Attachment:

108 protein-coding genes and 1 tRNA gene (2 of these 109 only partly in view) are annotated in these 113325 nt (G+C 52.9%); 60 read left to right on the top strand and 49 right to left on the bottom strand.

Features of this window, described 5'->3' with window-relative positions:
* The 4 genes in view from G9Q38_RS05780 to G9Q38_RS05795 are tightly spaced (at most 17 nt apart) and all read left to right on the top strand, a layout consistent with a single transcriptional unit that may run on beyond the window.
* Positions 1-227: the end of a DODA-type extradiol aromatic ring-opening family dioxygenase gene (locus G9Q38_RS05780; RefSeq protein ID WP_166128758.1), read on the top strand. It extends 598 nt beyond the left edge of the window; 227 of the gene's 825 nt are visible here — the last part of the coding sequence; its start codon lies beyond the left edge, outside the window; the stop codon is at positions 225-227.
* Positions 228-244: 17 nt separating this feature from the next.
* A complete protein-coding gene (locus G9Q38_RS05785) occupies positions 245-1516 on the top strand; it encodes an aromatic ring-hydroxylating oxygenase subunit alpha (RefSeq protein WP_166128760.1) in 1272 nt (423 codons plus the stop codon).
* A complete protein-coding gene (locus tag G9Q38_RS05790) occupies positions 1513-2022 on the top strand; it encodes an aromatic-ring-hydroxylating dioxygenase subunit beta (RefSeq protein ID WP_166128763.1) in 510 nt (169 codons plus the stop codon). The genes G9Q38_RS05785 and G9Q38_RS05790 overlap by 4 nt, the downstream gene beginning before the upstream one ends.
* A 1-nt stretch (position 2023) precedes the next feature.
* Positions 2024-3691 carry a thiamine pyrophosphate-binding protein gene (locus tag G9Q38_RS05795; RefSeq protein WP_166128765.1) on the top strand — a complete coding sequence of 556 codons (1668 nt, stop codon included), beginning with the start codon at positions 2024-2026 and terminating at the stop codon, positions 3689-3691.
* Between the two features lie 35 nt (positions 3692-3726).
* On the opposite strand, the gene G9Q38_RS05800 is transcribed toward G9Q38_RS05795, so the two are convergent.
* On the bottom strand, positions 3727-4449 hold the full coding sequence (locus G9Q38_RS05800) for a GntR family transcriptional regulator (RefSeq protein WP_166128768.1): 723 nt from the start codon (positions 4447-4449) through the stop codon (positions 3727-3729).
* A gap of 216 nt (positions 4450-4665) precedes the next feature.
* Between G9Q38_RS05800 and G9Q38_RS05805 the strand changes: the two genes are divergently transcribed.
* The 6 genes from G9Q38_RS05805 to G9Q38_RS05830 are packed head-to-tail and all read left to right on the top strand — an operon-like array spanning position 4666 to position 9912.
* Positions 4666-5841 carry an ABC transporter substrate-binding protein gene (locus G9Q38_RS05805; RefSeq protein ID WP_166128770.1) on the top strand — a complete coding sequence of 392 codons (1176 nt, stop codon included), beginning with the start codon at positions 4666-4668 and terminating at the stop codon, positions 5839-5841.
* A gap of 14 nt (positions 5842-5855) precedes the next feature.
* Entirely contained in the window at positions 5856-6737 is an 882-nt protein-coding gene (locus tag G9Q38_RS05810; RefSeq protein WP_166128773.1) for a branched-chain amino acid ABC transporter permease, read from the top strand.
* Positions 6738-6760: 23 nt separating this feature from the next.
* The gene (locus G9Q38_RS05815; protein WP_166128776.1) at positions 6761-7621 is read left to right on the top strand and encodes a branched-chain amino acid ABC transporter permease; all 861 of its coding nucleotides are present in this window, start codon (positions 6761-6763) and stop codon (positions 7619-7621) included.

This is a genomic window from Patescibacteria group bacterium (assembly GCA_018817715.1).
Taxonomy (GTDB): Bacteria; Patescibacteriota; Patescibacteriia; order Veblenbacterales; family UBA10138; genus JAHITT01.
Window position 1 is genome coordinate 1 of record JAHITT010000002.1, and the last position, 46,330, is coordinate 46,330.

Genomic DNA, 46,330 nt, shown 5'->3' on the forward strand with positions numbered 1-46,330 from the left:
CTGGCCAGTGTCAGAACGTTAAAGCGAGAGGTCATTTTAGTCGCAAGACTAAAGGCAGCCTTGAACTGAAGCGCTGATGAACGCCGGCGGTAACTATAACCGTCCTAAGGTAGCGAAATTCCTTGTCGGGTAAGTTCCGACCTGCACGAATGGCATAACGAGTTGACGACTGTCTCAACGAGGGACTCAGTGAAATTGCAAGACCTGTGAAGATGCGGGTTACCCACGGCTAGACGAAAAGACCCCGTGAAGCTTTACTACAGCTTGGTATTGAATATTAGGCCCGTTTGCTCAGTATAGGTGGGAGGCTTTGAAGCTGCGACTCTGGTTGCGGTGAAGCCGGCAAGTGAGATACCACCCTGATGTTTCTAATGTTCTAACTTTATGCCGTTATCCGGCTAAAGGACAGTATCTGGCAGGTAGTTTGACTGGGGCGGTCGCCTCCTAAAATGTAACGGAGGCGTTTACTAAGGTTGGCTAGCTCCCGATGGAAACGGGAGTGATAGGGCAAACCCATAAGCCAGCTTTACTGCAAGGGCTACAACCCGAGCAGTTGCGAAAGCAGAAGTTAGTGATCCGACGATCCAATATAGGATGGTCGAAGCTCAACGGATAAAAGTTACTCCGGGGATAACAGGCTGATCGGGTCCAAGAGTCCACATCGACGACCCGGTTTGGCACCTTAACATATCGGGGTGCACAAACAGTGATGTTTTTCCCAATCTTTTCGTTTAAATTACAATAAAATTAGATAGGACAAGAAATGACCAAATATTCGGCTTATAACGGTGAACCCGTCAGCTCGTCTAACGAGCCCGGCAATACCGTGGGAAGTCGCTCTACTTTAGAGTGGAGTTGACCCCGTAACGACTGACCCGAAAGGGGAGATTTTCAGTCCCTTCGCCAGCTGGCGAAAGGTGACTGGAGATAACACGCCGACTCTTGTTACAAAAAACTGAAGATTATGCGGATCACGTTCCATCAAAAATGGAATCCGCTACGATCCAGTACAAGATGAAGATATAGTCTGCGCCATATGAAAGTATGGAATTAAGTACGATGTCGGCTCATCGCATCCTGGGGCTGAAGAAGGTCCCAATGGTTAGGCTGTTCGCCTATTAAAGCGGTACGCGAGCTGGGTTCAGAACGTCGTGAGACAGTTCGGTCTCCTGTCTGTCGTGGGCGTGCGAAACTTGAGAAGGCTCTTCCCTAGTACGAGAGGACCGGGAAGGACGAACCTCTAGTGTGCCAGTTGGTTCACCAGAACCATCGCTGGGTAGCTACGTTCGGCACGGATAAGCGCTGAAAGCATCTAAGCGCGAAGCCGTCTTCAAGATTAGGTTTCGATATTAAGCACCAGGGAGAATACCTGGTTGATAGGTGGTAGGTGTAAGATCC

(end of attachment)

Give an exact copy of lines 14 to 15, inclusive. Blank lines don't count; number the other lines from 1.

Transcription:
* Between G9Q38_RS05800 and G9Q38_RS05805 the strand changes: the two genes are divergently transcribed.
* The 6 genes from G9Q38_RS05805 to G9Q38_RS05830 are packed head-to-tail and all read left to right on the top strand — an operon-like array spanning position 4666 to position 9912.